The DO Council at PCOM Georgia is organizing fundraiser and webinar activities to honor the osteopathic profession.
With the theme, “We Are Osteopathic Medicine,” National Osteopathic Medicine (NOM) Week is taking place April 19-25. The DO Council has taken the lead at PCOM Georgia to recognize and honor DOs nationwide, especially at this time.
To jump start activities, the DO Council held a fundraiser for the student-led cause Medical Students for Masks – Atlanta, raising $530 on the first day to purchase Personal Protection Equipment (PPE) for Georgia’s healthcare workers on the front lines. The council’s goal is to raise $1,000 for PPE during NOM Week.
In all, the 50-volunteer Medical Students for Masks – Atlanta organization has surpassed its initial goal of raising $10,000 and is working to supply hospitals in Albany, Atlanta, Lawrenceville, Marietta, Moultrie, Thomasville and Tifton with needed PPE.
On Tuesday, James Hogue, DO ‘80, FAAEM, assistant professor of emergency medicine at PCOM Georgia, was featured in a webinar discussing his decision to become a DO after serving as a helicopter gunship pilot in the Marine Corps. He also outlined the advent of emergency medicine as a specialty and the growth of the osteopathic medicine profession. He advised the student audience that “what matters is not the initials after your name, but how you present yourself and that you know your business.”
DO Council leaders also weighed in on their decision to become a Doctor of Osteopathic Medicine (DO).
According to Caleb Jerris (DO ’23), class chair and president of the Student Osteopathic Medical Association, he didn’t have a “light bulb moment” when he decided to become a physician. During all four years of college, he worked as a medical scribe in an emergency department and decided he wanted to “become someone who could help people the way I saw those physicians help their patients.”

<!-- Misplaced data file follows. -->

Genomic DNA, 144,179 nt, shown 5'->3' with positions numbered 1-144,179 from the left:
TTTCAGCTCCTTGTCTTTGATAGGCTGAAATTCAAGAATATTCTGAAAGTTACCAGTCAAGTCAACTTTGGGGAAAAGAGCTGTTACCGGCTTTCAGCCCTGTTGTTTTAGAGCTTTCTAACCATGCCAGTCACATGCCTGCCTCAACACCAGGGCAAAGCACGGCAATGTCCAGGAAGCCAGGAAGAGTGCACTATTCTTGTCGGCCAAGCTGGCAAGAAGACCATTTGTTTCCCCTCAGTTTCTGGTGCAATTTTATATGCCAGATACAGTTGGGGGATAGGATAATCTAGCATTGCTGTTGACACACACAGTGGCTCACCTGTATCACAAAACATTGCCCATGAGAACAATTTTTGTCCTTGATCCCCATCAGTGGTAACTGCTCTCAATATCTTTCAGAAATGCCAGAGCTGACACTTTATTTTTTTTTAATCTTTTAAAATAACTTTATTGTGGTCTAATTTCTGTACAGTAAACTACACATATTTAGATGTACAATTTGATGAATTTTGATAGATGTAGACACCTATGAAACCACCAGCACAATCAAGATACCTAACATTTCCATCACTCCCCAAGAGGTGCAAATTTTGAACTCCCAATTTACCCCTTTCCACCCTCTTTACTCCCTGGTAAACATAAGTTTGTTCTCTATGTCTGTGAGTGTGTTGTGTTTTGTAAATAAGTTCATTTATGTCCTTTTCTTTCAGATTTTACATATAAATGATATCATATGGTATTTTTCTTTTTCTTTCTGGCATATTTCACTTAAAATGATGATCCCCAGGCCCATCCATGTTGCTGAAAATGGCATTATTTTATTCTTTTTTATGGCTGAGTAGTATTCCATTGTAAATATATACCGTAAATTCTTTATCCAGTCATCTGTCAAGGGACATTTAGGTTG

Jerris chose osteopathic medicine because of those same physicians who were DOs. “I always admired their desire to go the extra mile for their patients in such a busy environment and they made me excited to work hard to become their colleague.”
DO Council president Jaymi Bautista-Whitaker (DO ’23) followed in the footsteps of her mother when she chose to earn her medical degree at PCOM Georgia. “I really appreciate the osteopathic principles that she applies to her field. I take a lot of pride in becoming a second generation DO,” she said.
“Serving the people in my community” inspired Aarushi Kalra (DO ’23), the DO Council’s public relations representative, to pursue a DO degree, noting that osteopathic principles which promote connecting with patients on a deeper level align with her personal views of medicine.
All three campus leaders offered advice to students considering a medical profession. Jerris advised students that the transition into medical school may bring days “when you feel like an impostor or that you weren’t cut out for it.” He said, “Believe in your commitment, be someone who you would want to work with and have fun along the way.”
Kalra advised students to participate in activities outside school and on campus to “open your mind to new experiences.” Bautista-Whitaker said, “Take moments to appreciate the difficulty and praise yourself for how far you’ve come.”
Jerris offered words of wisdom to the students who haven’t been accepted into medical school yet. Drawing on his experience, he said, “There is always a way to get into medical school if that is what you are passionate about. Sometimes you have to do a lot of work, reinvent yourself and improve some grades, but don’t let anyone say you can’t do it... Working a little harder to earn the acceptance will make you all the better once you are in.”
Established in 2005, PCOM Georgia is a private, not-for-profit, accredited institute of higher education dedicated to the healthcare professions. The Suwanee, Georgia, campus is affiliated with Philadelphia College of Osteopathic Medicine which has a storied history as a premier osteopathic medical school. PCOM Georgia offers doctoral degrees in osteopathic medicine, pharmacy, and physical therapy and graduate degrees in biomedical sciences and physician assistant studies. Emphasizing "a whole person approach to care," PCOM Georgia focuses on educational excellence, interprofessional education and service to the wider community. The campus is also home to the Georgia Osteopathic Care Center, an osteopathic manipulative medicine clinic, which is open to the public by appointment. For more information, visit pcom.edu or call 678-225-7500.
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